Kate is in the midst of packing up her blue and green house in Saint John, NB for a new adventure in Antigonish, NS (population 4,200, whoo!). She has two wonderful small people in her life, and loves reading, biking, swimming and dancing (badly!).
July 25th, 2012
This is Part Three of a three-part series. You can read part one here and part two here, if you haven’t already. Kate: thanks again, my dear friend, for sharing your story.
I kept a foot in the birth world by getting involved in La Leche League (a peer to peer breastfeeding support group), where I’m currently working on the leadership process. I was asked to join a local doula collective to act as a birth and post-partum doula, and I sort of ate midwifery-related information. I’ve learned a lot of relevant skills in the past few years, even though I haven’t been actively working at a degree. However, because the MEP is a professional program, your academic credits expire after five years, and mine expire this year, so I’m now in a position where I have to start again at the beginning of the four year program, or find an alternate method to complete my training.
This April, I returned from Rwanda. My parents have lived there for almost 7 years. I visited in 2007, but my kids had never seen where their grandparents live and the opportunity arose to spend 3.5 months there with them. While we were there, I was gifted with the opportunity to work under a Canadian midwife in a prenatal clinic in one of the “slums” on the outskirts of Kigali. I learned a lot, clinically, but mostly I was surprised to learn that I felt good about leaving my kids to go do this work. I mean, it wasn’t the highlight of the day, but I knew they were ok. *I* was ok. It was a life-changing realization! As is often the case in a development context, half an education is about ten times as much as most people have, so I was doing things waaaaay beyond the scope of practice I would have had in Canada.
One day, we were short staffed and got a called to a birth. The midwife, her second (there are always two midwives at a birth, the idea being that if both mother and baby require care simultaneously, the midwife does not have to choose between them. In reality, this doesn’t happen very often, but two sets of hands, and two minds are always better than one. The second midwife is called a “second”.), and the nurse who was being trained to act as a second left for the birth. This left, at the clinic, one translator, one Rwandese ob/gyn, about 35 clients, two exam rooms, and, well, me. On her way out the door, the midwife looked at me and said, “You can handle an exam room on your own”.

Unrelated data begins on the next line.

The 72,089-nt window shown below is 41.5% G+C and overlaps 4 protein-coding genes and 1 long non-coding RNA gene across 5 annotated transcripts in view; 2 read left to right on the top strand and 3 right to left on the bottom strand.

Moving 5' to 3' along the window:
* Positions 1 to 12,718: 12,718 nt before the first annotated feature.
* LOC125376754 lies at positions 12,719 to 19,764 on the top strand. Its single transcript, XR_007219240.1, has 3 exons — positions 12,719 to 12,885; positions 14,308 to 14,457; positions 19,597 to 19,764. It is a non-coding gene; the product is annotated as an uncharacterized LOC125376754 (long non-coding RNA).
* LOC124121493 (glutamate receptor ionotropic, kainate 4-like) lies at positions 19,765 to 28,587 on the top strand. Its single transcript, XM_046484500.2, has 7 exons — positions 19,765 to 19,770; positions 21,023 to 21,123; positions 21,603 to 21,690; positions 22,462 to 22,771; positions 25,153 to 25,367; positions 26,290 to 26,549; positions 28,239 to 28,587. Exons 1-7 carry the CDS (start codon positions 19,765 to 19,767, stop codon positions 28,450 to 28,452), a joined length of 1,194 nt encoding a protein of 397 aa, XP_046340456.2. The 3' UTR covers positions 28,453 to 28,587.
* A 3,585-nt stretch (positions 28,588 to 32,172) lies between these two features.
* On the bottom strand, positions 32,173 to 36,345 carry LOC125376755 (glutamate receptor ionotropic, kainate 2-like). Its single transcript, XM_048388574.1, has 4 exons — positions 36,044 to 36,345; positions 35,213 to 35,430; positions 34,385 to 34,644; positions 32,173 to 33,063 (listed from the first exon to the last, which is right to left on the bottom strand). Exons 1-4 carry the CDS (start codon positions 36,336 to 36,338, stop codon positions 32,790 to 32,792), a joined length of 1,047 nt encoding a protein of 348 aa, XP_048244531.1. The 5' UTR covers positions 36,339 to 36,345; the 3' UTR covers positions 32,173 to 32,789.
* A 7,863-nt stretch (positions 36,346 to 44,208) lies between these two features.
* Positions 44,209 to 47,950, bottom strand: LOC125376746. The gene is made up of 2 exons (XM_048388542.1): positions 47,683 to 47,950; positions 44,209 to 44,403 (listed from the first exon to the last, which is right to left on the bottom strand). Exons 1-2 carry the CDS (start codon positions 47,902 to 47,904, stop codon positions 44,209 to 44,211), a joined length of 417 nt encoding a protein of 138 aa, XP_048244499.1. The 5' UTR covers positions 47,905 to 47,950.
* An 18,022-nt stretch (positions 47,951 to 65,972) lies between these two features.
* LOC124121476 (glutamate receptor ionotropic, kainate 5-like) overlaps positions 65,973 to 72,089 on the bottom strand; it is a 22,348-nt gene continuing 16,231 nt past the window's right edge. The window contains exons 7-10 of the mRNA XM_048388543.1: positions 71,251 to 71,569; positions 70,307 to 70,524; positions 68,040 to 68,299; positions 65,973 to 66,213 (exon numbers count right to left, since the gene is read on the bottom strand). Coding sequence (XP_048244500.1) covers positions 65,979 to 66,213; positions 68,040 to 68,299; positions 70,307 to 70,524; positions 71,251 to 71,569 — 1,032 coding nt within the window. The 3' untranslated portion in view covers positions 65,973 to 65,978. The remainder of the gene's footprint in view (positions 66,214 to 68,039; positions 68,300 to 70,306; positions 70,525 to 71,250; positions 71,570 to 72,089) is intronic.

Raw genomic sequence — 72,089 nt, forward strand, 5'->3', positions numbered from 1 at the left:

She was so matter of fact and confident, and, perhaps surprisingly, I didn’t really bat an eye. I’m actually really proud of what I did that day. I caught some potentially very serious conditions that were not readily visible. I taught the translator about male/female sperm and menstrual cycles. I found a fetal heart on the first try with a fetoscope! That last one isn’t actually very remarkable, but I seem unusually handicapped with fetoscopes. I always struggle to find heart tones with one, even though I’m really good at palpating to figure out where to listen. Like I said, handicapped. In Rwanda, this skill was both especially necessary (we didn’t always have acces to a doppler) and more difficult (heaps of ambient noise, including drums in the distance!).
The midwife I was working under really encouraged me to go a different route to get the RM (Registered Midwife) designation after my name. She encouraged me to become a CPM (Certified Professional Midwife) by studying for a year in the US, followed by a year’s clinical rotation at a clinic she helped start in the Phillipines. To then practice in Canada requires completing a bridging program (5-9
months). The idea of both a shorter route and a clinical rotation all in one location, and a busy (average of 350 births a week!), fascinating, underserviced location at that, is intensely appealing.
I also learned, during my time at the clinic in Rwanda, that I had erroneously convinced myself that it was fine to put midwifery on the back burner for several years. It’s not fine. I’m a different person when I’m doing birth work. I’m good at it, I’m passionate about it, most importantly, it’s a major part of my self. Without midwifery, I’m missing part of myself, and I actually think I’m a better person, better mother, better partner, when I’m doing this work. Not that I want to, right now, work as a full-time midwife, but I do *need* to finish my education and work in the field.
Thankfully, my husband has come to a place where he now feels comfortable leaving his field for a few years (he used to believe that if he stepped out for awhile, that he’d never be able to get back in), and we both feel much more confident about our ability to manage our family well with an at-home dad. So, leaving our lives open to those occasional radical changes in direction, we’re tentatively planning a southern migration in roughly two years so that I can become a CPM. After that, who knows where we’ll end up! Maybe we’ll stay overseas, or maybe we’ll come back to Canada so I can complete the bridging program and practice here. Maybe by then the Maritimes will have moved out of the dark ages and both legislated and funded midwifery services. A girl can dream.